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German decline threat to tradition

SWITZERLAND. SWITZERLAND'S tradition of trilingualism may be in danger. In September, Geneva became the last canton romand to join the national curriculum, which standardises the educational system in each canton, as well as making it "Euro-compatible".

From now on German is no longer compulsory as a second language in the French-speaking coll ges (for school students aged 15-19).

Students can choose between German and Italian. "We never liked German much anyway," said Ricardo Martinez, a pupil at a Geneva coll ge. "With more freedom, we may be more successful."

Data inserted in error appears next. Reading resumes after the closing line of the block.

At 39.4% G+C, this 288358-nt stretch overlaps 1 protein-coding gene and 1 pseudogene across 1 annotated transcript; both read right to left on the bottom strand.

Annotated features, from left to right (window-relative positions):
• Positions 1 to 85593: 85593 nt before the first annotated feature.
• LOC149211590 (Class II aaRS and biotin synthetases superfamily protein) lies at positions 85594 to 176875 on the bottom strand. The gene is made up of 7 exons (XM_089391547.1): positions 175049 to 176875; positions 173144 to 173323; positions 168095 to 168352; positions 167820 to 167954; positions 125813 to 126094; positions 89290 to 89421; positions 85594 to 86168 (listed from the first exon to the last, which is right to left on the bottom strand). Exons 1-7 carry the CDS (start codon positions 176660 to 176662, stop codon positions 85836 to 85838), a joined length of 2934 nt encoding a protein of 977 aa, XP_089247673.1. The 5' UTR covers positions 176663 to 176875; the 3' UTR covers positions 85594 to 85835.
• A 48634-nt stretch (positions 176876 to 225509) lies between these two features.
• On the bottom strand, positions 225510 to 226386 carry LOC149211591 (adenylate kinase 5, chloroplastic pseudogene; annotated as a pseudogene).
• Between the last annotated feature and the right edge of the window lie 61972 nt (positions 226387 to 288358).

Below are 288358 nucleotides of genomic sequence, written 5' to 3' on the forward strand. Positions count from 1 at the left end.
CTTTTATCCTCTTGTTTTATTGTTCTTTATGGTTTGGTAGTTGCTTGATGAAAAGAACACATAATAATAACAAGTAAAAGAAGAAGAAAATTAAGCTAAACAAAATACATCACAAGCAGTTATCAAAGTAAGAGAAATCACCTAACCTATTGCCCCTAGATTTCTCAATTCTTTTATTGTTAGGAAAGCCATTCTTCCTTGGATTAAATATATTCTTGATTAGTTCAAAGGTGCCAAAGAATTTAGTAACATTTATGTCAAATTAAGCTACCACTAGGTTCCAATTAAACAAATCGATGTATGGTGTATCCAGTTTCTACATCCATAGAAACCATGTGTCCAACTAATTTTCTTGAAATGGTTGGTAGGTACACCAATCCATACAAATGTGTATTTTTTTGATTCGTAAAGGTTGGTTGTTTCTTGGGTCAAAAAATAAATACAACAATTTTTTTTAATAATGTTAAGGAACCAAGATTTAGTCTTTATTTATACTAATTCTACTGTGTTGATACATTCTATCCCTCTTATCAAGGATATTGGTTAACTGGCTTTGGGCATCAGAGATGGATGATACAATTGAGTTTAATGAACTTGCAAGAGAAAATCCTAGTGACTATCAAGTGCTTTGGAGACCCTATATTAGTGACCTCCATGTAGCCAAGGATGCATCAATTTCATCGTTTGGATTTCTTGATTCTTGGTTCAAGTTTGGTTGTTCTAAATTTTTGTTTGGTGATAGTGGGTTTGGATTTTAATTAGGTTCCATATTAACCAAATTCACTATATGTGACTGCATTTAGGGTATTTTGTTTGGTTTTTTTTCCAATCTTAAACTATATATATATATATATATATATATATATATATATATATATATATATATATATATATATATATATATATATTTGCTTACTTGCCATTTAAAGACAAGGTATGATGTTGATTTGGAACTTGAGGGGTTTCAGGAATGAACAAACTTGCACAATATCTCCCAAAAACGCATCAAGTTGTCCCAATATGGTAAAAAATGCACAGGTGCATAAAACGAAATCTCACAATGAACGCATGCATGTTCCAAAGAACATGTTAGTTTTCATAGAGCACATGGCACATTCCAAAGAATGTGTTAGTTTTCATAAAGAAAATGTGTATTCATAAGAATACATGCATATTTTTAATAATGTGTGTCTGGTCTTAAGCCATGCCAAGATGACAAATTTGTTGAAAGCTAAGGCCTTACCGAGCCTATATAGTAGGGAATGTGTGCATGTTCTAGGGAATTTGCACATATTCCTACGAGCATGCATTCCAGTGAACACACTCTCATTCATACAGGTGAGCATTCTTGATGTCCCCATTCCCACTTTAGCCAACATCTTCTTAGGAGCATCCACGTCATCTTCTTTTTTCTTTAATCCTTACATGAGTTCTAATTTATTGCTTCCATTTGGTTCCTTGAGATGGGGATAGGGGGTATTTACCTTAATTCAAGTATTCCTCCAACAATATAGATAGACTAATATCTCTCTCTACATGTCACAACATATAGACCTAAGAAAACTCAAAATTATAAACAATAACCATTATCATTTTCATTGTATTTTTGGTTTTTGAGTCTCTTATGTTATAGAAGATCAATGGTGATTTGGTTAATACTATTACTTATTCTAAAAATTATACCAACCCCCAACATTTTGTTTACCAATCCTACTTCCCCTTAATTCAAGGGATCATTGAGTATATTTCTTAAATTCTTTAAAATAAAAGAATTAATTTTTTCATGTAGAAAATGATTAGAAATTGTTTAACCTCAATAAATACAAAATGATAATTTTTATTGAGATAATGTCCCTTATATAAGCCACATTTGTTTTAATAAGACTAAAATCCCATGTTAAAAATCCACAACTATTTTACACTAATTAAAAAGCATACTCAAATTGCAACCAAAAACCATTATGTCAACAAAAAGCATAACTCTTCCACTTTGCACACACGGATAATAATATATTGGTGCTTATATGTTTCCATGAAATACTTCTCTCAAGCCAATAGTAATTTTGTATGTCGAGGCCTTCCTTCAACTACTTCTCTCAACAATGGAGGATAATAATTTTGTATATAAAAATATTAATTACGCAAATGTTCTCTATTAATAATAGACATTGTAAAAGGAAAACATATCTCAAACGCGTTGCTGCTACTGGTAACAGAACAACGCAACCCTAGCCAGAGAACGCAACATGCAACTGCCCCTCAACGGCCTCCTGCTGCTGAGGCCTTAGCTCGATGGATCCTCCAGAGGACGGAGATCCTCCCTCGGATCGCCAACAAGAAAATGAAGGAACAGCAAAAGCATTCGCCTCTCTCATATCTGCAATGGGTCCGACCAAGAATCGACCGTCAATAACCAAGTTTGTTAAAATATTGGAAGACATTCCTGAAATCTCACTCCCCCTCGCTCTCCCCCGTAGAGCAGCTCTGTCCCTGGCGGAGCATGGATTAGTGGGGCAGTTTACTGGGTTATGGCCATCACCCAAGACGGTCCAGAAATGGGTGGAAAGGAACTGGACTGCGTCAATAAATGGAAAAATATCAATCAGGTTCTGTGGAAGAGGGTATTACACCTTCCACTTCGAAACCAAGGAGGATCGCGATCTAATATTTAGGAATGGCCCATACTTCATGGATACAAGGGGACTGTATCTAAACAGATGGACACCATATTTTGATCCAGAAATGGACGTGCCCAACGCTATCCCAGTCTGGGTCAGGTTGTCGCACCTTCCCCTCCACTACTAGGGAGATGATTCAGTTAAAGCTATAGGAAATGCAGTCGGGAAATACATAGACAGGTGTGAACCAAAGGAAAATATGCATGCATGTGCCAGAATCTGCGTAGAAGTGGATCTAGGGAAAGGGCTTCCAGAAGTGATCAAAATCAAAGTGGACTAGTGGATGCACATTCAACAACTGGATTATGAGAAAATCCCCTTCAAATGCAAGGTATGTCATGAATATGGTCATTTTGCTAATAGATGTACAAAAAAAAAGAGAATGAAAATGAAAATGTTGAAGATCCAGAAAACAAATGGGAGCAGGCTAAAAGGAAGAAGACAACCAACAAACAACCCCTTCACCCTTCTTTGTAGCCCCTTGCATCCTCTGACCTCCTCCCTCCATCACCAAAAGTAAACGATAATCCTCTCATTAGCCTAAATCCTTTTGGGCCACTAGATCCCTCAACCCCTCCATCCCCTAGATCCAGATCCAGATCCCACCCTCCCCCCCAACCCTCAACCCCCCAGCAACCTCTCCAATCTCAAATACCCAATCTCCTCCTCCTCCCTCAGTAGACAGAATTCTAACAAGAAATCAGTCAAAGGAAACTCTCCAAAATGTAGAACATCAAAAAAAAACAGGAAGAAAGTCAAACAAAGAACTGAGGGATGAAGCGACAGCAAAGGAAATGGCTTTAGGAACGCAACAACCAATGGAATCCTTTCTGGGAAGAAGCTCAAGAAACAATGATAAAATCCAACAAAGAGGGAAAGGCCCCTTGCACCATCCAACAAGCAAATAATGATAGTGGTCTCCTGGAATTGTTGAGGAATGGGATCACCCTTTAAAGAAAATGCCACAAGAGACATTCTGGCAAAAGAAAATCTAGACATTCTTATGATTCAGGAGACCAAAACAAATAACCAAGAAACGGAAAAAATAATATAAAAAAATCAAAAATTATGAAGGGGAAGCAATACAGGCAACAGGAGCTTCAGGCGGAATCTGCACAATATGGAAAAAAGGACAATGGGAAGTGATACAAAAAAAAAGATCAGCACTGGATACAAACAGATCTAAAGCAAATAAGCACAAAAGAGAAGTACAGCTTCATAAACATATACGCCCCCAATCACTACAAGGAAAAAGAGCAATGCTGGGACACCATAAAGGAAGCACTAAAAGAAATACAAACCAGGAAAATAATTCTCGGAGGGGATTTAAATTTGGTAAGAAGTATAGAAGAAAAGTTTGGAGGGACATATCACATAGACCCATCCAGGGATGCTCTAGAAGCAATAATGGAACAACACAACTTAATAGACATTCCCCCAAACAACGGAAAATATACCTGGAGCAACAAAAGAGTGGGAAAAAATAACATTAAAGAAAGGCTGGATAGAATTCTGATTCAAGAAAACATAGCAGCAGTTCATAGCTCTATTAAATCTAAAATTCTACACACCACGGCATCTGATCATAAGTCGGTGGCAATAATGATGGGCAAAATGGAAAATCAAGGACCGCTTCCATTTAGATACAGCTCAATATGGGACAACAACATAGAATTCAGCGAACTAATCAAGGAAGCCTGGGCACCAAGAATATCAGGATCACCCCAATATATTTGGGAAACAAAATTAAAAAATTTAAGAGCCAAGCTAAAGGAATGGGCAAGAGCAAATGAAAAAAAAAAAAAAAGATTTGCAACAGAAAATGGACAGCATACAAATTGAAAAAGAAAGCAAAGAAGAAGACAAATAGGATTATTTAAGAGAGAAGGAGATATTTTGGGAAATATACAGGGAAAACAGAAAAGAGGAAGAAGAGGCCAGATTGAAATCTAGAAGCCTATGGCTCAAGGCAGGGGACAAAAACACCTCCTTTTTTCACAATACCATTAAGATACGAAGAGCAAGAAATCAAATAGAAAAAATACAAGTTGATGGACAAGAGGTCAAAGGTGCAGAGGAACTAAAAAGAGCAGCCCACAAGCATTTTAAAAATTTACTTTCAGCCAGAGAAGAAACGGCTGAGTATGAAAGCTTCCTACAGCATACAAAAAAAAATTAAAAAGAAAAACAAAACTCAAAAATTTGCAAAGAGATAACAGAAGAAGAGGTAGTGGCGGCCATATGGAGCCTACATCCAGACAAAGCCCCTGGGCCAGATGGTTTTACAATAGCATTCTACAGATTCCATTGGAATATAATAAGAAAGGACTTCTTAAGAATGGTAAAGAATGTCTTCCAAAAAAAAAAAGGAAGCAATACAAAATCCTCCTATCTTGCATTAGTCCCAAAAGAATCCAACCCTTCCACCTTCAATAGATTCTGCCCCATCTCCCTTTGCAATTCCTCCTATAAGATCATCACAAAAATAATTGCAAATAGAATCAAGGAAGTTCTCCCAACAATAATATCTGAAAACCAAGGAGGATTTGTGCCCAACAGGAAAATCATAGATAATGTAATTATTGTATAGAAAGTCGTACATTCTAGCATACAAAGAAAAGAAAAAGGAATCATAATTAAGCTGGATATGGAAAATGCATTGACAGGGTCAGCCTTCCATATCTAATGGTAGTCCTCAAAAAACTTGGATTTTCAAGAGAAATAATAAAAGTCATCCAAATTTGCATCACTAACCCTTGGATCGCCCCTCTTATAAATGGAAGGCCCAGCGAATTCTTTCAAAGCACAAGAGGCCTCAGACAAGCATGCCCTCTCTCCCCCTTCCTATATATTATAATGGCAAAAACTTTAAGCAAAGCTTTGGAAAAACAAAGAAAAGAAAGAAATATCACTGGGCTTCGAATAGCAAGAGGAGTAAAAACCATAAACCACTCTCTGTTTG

The German-speaking Swiss, however, say they are closer to French than Italian culture.

The national curriculum, first tested in 1995, will be fully-operational by 2002, when every Swiss coll ge student will take the final exam for the maturite federale (equivalent of the French baccalaureat). Some might even take it in German.

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